"I have possess'd your grace of what I purpose." Steevens. 7 And she alone is heir to both of us;] Shakspeare seems to have forgot what he had made Leonato say, in the fifth scene of the first Act to Antonio, "How now, brother; where is my cousin your son? hath he provided the musick?" Anonymous.

8 Who, I believe, was pack'd in all this wrong,] i. e. combined; an accomplice. So, in Lord Bacon's Works, Vol. IV, p. 269, edit. 1740: "If the issue shall be this, that whatever shall be done for him, shall be thought done for a number of persons that shall be laboured and packed – Malone.

So, in King Lear:

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snuffs and packings of the dukes." Steevens. Again, in Melvill's Memoirs, p. 90: " - he was a special instrument of helping my Lord of Murray and Secretary Lidington to pack up the first friendship betwixt the two queens," &c.


punishment: And also, the watch heard them talk of one Deformed: they say, he wears a key in his ear, and a lock hanging by it;9 and borrows money in God's name : 1 the which he hath used so long, and never paid, that now men grow hard-hearted, and will lend nothing for God's sake: Pray you, examine him upon that point.

Leon. I thank thee for thy care and honest pains. Dogb. Your worship speaks like a most thankful and reverend youth; and I praise God for you.

9 he wears a key in his ear, and a lock hanging by it;] There could not be a pleasanter ridicule on the fashion, than the constable's descant on his own blunder. They heard the conspirators satirize the fashion; whom they took to be a man surnamed Deformed. This the constable applies with exquisite humour to the courtiers, in a description of one of the most fantastical fashions of that time, the men's wearing rings in their ears, and indulging a favourite lock of hair which was brought before, and tied with ribbons, and called a love-lock. Against this fashion William Prynne wrote his treatise, called, The Unlovelyness of Love-Locks. To this fantastick mode Fletcher alludes in his Cupid's Revenge: "This morning I brought him a new perriwig with a lock at it And yonder 's a fellow come has bored a hole in his ear." And again, in his W man Hater: "— If I could endure an ear with a hole in it, or a platted lock," &c. Warburton.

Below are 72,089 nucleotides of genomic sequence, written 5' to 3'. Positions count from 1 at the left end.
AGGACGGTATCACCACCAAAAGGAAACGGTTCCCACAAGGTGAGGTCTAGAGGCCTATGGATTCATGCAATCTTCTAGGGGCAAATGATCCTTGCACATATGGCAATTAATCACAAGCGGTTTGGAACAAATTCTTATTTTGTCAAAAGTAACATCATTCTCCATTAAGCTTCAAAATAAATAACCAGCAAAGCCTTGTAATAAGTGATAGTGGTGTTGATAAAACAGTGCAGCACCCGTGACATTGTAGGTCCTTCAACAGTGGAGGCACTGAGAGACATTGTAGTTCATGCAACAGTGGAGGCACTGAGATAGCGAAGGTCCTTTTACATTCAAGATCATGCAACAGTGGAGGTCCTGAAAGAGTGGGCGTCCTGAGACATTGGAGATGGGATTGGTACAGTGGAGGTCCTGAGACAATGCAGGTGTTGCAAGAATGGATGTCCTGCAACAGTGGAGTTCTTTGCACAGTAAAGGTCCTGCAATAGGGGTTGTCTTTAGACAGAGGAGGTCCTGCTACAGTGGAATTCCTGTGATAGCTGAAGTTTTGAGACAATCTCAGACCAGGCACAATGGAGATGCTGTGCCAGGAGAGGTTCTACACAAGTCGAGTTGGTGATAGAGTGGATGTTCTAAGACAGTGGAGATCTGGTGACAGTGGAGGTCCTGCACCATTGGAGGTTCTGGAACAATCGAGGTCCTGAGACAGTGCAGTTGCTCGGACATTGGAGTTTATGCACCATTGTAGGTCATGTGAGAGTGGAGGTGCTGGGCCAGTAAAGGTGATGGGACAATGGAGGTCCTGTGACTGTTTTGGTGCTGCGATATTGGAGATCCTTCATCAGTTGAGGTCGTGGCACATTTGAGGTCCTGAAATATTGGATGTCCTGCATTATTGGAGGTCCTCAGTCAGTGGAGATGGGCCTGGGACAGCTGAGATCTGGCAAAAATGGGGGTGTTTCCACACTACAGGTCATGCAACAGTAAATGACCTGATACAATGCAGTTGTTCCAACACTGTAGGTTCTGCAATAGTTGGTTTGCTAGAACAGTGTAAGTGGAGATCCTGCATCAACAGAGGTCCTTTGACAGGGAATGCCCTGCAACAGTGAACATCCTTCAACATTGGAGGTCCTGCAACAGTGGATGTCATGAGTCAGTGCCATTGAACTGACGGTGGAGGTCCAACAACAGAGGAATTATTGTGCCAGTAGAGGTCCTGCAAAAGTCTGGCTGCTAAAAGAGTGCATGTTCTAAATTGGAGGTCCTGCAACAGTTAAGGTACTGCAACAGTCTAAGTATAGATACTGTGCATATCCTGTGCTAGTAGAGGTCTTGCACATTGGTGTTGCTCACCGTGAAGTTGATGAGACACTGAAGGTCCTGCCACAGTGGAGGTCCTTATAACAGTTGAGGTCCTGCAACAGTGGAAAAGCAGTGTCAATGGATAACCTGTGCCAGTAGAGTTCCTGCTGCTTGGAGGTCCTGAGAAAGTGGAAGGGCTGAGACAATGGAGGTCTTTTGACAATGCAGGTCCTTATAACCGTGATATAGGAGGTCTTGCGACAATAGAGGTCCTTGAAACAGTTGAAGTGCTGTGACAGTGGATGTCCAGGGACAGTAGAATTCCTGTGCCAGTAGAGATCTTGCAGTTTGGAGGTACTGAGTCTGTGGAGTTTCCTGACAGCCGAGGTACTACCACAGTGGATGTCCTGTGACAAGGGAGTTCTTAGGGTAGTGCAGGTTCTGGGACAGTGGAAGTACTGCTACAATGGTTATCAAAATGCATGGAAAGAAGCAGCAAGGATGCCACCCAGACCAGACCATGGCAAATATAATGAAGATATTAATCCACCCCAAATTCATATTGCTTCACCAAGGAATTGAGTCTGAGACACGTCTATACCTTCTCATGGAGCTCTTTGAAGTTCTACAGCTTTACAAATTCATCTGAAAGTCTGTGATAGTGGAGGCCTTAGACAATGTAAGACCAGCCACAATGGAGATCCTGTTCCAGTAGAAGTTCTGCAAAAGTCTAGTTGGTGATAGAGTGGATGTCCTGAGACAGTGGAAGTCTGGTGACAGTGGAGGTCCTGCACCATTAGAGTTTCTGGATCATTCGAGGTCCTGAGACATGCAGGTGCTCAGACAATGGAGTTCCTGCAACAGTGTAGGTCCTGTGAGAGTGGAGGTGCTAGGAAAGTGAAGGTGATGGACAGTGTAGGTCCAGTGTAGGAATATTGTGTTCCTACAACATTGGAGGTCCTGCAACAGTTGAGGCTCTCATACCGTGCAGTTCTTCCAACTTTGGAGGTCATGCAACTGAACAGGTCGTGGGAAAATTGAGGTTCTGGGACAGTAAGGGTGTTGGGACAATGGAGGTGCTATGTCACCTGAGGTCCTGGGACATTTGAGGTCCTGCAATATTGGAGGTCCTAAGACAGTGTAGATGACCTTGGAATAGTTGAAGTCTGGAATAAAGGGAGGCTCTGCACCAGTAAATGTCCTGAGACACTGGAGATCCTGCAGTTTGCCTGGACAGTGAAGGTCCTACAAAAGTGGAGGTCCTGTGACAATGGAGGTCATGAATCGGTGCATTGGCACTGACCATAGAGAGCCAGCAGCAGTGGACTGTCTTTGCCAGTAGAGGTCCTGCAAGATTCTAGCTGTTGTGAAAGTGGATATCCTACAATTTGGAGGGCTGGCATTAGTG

Dr. Warburton, I believe, has here (as he frequently does) refined a little too much. There is no allusion, I conceive, to the fashion of wearing rings in the ears, a fashion which our author himself followed. The pleasantry seems to consist in Dogberry's supposing that the lock which DEFORMED wore, must have a key to it.

Fynes Moryson in a very particular account that he has given of the dress of Lord Montjoy, (the rival, and afterwards the friend of Robert, Earl of Essex) says, that his hair was "thinne on the head, where he wore it short, except a lock under his left eare, which he nourished the time of this warre, [the Irish War, in 1599] and being woven up; hid it in his neck under his ruffe.” ITINERARY, P. II, p. 45. When he was not on service, he probably wore it in a different fashion. The portrait of Sir Edward Sackville, Earl of Dorset, painted by Vandyck, (now at Knowle) exhibits this lock with a large knotted ribband at the end of it. It hangs under the ear on the left side, and reaches as low as where the star is now worn by the knights of the garter. The same fashion is alluded to in an epigram already quoted: "Or what he doth with such a horse-tail-lock," &c. Malone. 1 and borrows money in God's name ;] i. e. is a common beggar. This alludes, with too much levity, to the 17th verse of the xixth chapter of Proverbs: "He that giveth to the poor, lend eth unto the Lord." Steevens.